BUTTE CO., Calif. – Some local law enforcement agencies are now offering signing bonuses to experienced officers.
Action News Now has spoken to several law enforcement agencies in our community today, and all say this industry is becoming more and more competitive.
The Redding Police Department just announced a $40,000 bonus for lateral hires, meaning officers are currently working for other departments.
They are not alone in this case. The Chico Police Department offers a hiring bonus of $10,000 for officers and $20,000 for dispatch positions. The Orland Police Department is offering a $15,000 hiring bonus.
These types of incentives impact neighboring agencies such as the Tehama County Sheriff’s Office.
“It leads us to become what has often been called a training ground,” said Capt. Dave Kain of the Tehama County Sheriff’s Office. “People who have worked here for several years have developed good experience and good training are then selected by these allied agencies around us who pay a lot more and have less professional responsibilities vis-à-vis their staffing.
The Butte County Sheriff’s Office is concerned about the impact of these bonuses on current employees.
“People who work at the agency who have dedicated many years of serving the citizens of this community, and then you say to someone who is new to the organization, ‘Hey, we’re going to give you a lot of money’ and not compensating the I think existing employees are more of a problem,” said Sheriff Kory Honea of the Butte County Sheriff’s Office.
It is important to note that compensation at these sheriff’s offices is determined by the County Board of Supervisors.
Tehama and Butte counties are conducting salary surveys to determine where his compensation falls on the competitive scale.
Sheriff Honea thinks his staff may be 15-20% behind median pay.
He told Action News Now that he was not opposed to hiring bonuses, but was focused on retaining their skilled and experienced staff.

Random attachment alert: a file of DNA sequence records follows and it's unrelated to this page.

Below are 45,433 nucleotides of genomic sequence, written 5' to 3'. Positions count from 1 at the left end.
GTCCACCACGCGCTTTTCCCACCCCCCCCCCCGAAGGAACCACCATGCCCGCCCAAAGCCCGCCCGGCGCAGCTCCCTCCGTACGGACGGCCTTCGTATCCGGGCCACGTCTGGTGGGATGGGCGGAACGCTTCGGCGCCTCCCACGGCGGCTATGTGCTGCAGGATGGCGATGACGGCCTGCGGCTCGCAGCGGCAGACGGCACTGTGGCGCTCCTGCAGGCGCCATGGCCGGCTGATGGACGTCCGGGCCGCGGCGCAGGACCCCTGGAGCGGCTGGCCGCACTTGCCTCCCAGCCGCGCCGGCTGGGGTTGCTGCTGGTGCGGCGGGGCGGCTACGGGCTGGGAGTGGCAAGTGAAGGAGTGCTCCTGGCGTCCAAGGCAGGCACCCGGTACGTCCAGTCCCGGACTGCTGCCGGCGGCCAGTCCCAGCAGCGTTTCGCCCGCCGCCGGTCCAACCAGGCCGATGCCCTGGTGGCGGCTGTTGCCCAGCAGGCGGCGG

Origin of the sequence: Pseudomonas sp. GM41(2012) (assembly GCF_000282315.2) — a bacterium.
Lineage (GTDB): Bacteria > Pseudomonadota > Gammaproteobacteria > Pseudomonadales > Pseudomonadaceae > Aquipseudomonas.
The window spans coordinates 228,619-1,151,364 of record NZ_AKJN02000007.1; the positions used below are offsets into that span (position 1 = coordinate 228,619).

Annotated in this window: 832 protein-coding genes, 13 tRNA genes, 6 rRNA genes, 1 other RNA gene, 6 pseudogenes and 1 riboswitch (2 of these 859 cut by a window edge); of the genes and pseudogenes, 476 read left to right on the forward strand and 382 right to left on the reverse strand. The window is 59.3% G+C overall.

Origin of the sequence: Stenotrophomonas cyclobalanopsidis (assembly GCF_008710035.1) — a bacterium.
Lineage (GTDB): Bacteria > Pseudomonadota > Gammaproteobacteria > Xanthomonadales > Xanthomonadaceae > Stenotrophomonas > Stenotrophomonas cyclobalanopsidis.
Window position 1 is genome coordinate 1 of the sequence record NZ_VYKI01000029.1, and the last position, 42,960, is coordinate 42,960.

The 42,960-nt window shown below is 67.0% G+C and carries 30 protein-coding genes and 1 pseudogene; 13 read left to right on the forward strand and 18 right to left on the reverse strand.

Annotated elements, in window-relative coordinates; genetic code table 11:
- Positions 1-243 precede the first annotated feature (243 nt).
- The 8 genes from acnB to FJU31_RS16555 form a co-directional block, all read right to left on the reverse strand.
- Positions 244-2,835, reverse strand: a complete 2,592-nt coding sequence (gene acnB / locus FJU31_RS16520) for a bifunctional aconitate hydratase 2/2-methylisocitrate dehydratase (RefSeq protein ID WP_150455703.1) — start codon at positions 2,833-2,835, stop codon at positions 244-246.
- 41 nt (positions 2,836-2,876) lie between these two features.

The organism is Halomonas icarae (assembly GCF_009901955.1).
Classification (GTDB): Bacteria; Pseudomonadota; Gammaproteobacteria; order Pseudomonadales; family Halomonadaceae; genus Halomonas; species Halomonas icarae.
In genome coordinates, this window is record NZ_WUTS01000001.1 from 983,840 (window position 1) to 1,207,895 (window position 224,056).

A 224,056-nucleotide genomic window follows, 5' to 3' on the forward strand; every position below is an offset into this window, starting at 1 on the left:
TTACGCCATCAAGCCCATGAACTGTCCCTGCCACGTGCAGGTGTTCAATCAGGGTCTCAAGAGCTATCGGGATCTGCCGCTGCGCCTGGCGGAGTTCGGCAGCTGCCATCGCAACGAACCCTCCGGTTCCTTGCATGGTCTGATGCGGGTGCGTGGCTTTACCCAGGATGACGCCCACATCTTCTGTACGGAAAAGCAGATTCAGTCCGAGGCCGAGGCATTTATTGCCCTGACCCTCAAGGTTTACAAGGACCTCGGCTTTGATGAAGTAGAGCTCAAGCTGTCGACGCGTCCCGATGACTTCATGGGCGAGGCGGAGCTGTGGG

The Butte County Sheriff’s Office has currently lost 41 positions – 17 deputy sheriffs, 11 correctional NCOs and five dispatchers. That’s a lot more vacancies than in the past.
Another challenge is that even if they find a new recruit, it is difficult to replace experience.
“We don’t want to lower our standards and bring in people who shouldn’t be in law enforcement, but doing so makes it difficult,” said University Police Chief Chris Nicodemus. State of Chico.
Law enforcement is also seeing fewer young people joining law enforcement these days.
The agencies told Action News Now there was not just one reason, but many. The pandemic has made some people want to continue working from home or retire.
State laws have also changed, keeping some people away. The main reason cited by agencies is the perception of law enforcement officers.
“There has been a continued erosion of respect for the rule of law,” Sheriff Honea said. “There have been past incidents that have put law enforcement under scrutiny, but the problem is when you try to recruit people into a career field and all they hear is negative things about the professional field, they will not be inspired to come and work for us.”
The agencies also told Action News Now that they are beginning to look after the mental and physical health of not just officers, but all of their employees.
Since the campfire, the Butte County Sheriff’s Office has implemented an employee wellness program to help.
Most agencies now also pay for their recruits to go through the Academy, but it takes months.
If there is a failed recruit, the agency has just spent thousands of dollars and has no new hires to show for.
Sheriff Honea told Action News Now that we may soon see a change in these trends.
“I think communities are getting more and more tired of lawlessness,” Sheriff Honea said. “I think they’re growing weary of the challenges associated with the climate we’re in. Hopefully the pendulum will swing back a bit and people will again appreciate what law enforcement is doing to keep our community safe.”